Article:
Flair - flare

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These homophones are sometimes confused. Good academic writers keep them separate, though their meanings are not very far apart - at least figuratively.

  • In current English, flair is 'a special aptitude or ability'; or 'a liking, taste or enthusiasm' for something (OED): 'Their son has a flair for the piano'; 'My student has a flair for statistics'.
  • Flare exists both as noun and as verb. The basic meaning is 'sudden increase', originally in light. So we have a 'flare-up', of a fire or, figuratively, of someone's anger. A solar flare is a sudden increase in the activity of the sun, which may be seen through appropriate telescopes to produce great jets of gas coming from its surface. Sailors carry flares as signals that they are in danger; soldiers may use them to illuminate battlefields at night.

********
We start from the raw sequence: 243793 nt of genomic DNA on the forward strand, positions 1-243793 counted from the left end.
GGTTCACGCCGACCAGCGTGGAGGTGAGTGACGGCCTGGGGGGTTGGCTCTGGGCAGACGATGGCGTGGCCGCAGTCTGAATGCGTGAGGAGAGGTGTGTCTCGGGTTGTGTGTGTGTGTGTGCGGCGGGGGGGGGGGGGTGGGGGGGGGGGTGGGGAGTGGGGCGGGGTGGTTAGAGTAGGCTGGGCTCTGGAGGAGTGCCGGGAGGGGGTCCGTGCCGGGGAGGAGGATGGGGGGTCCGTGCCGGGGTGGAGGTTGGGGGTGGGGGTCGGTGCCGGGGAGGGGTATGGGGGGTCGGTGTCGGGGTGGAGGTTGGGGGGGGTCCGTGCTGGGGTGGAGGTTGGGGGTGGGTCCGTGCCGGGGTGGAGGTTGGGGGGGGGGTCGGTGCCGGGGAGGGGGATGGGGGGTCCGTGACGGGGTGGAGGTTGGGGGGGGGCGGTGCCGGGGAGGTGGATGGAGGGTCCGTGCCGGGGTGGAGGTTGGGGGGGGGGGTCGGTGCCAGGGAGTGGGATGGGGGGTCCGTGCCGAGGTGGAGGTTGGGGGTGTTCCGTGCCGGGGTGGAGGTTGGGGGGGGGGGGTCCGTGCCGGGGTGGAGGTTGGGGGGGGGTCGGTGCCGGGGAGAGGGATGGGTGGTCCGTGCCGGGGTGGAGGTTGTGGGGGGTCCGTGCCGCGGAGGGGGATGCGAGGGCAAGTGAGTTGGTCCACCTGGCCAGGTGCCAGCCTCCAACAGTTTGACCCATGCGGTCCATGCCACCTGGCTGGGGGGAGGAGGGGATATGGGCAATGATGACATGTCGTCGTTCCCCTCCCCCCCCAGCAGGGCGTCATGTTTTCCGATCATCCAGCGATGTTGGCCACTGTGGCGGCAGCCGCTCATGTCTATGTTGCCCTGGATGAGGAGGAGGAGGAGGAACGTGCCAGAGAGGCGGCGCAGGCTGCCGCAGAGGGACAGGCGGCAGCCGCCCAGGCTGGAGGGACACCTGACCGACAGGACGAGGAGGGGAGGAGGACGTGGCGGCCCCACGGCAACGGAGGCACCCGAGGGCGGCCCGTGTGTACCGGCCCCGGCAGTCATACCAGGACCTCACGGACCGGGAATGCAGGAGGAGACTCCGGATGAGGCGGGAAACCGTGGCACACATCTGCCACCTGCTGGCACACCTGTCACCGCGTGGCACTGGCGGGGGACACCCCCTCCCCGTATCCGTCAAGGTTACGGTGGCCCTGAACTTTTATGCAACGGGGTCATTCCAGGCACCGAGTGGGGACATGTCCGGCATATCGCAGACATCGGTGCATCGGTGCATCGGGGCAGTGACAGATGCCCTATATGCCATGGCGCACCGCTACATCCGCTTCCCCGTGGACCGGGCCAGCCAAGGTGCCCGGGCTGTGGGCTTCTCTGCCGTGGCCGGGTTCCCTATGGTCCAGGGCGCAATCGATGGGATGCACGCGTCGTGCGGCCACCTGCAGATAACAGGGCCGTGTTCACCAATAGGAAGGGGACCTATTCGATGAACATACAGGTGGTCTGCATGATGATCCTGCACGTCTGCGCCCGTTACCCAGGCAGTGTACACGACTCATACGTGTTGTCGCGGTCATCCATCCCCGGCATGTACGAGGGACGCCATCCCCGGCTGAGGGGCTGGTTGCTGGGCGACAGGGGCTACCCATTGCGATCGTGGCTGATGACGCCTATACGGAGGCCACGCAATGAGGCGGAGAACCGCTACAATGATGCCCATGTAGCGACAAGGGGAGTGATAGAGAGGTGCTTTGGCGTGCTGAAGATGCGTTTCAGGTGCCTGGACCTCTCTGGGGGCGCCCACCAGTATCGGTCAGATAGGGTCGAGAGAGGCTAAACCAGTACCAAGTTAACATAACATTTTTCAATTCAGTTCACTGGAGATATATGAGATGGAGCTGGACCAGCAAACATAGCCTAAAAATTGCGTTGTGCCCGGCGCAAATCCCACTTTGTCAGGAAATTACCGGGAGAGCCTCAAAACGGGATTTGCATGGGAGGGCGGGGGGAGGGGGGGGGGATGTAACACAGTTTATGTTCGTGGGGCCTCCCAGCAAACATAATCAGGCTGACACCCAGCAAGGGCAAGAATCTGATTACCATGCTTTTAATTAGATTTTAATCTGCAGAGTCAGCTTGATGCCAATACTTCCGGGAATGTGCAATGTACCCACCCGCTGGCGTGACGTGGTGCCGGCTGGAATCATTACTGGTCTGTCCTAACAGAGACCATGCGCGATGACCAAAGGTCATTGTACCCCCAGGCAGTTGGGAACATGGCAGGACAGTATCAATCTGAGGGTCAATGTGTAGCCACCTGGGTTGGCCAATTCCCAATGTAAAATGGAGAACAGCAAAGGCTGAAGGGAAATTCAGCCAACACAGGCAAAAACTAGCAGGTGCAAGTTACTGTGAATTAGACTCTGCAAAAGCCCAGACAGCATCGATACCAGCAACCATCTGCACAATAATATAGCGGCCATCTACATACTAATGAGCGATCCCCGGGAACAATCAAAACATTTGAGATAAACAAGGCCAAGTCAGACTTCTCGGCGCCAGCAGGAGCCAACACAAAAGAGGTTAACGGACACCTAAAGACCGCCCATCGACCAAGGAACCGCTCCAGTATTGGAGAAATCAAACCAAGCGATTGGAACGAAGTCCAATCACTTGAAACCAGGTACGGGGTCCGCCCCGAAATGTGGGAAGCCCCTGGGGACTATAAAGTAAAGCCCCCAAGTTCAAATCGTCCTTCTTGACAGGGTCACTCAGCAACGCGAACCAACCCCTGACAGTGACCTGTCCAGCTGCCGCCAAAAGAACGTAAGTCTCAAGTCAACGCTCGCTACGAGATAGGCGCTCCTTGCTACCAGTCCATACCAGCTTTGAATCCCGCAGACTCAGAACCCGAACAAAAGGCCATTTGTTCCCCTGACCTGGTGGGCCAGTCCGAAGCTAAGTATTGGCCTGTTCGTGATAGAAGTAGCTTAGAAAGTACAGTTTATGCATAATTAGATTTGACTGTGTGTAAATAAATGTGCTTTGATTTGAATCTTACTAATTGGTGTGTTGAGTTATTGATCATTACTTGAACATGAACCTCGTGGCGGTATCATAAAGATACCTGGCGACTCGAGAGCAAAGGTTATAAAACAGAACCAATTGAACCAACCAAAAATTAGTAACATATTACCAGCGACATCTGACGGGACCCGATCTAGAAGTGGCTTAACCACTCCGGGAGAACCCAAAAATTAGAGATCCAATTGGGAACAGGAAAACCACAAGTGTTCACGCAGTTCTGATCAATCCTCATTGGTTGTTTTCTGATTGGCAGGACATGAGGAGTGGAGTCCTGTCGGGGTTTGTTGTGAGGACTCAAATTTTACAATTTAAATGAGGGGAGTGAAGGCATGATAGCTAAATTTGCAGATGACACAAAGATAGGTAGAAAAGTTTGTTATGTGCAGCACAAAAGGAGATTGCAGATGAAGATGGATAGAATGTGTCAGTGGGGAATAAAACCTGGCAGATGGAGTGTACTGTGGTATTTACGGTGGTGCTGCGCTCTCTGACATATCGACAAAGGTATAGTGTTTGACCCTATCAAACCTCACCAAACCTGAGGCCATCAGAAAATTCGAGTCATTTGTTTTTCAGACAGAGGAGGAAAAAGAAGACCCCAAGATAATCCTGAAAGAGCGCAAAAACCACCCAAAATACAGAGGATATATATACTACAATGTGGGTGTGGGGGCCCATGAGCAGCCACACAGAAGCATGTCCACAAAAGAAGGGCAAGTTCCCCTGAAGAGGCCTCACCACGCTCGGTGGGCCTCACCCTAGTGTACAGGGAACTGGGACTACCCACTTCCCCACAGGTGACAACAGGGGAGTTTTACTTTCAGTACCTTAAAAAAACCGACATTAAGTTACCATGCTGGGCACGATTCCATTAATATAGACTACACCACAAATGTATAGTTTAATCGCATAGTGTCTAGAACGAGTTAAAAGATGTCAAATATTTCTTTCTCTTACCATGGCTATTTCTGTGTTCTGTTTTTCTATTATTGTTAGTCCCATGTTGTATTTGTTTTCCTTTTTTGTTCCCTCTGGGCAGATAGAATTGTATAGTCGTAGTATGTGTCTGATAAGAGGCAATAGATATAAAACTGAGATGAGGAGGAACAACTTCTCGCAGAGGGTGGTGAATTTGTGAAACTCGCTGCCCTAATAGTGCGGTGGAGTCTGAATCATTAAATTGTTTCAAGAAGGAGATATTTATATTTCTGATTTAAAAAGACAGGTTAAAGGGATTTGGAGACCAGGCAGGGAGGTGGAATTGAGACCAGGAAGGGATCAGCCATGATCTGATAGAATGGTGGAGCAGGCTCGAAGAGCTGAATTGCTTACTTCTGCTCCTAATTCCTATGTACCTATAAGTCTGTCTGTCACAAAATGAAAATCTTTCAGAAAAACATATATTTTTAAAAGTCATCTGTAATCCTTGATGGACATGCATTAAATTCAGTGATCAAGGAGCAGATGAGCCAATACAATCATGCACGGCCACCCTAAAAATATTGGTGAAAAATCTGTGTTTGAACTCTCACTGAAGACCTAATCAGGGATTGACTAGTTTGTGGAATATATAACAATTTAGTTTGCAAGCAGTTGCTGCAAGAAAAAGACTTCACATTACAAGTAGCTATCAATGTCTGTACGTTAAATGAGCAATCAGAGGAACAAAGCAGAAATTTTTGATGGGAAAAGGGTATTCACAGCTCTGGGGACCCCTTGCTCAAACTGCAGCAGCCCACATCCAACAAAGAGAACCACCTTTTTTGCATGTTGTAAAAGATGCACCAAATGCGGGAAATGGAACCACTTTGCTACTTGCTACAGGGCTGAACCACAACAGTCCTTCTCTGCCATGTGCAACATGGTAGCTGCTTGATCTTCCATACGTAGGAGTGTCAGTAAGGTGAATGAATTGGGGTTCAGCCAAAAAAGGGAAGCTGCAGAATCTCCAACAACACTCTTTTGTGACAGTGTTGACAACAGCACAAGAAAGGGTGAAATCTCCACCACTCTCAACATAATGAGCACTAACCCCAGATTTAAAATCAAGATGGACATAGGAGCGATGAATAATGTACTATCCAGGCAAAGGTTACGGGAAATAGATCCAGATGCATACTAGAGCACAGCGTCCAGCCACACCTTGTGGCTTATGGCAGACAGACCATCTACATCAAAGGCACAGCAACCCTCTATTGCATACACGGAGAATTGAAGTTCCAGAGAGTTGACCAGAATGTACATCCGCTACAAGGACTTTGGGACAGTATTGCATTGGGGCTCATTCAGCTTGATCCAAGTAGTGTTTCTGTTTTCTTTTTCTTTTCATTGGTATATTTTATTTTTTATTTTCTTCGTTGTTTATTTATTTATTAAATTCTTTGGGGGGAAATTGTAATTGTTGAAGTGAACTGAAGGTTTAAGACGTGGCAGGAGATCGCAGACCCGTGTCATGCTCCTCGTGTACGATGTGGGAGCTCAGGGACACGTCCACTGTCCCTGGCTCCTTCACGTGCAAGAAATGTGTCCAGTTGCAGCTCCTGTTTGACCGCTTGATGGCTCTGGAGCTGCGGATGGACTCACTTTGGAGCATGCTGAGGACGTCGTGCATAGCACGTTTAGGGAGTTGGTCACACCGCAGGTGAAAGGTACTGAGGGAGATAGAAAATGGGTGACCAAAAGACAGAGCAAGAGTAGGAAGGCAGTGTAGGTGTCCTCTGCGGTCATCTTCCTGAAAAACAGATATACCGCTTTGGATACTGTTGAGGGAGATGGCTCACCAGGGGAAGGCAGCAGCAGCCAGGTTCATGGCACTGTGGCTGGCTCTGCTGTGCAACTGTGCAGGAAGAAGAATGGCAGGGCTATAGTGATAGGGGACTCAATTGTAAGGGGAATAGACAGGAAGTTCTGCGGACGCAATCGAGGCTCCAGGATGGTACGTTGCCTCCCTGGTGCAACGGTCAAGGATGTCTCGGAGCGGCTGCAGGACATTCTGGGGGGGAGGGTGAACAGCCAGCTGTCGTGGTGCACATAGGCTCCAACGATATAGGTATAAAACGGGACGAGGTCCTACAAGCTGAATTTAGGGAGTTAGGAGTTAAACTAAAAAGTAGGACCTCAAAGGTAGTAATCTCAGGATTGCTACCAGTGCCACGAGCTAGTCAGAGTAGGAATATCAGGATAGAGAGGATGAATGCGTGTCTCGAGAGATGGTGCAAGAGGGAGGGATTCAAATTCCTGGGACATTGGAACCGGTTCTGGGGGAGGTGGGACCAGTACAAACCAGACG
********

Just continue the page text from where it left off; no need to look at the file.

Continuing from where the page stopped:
In a more figurative sense, flare means to 'spread out'. A horse breathing hard can flare its nostrils - as indeed can a human, to convey certain emotions, like anger. A woman's hair can flare out in wind, as a dress can on the dance floor. Flared trousers are those which are wider at the ankle than they are at the knee.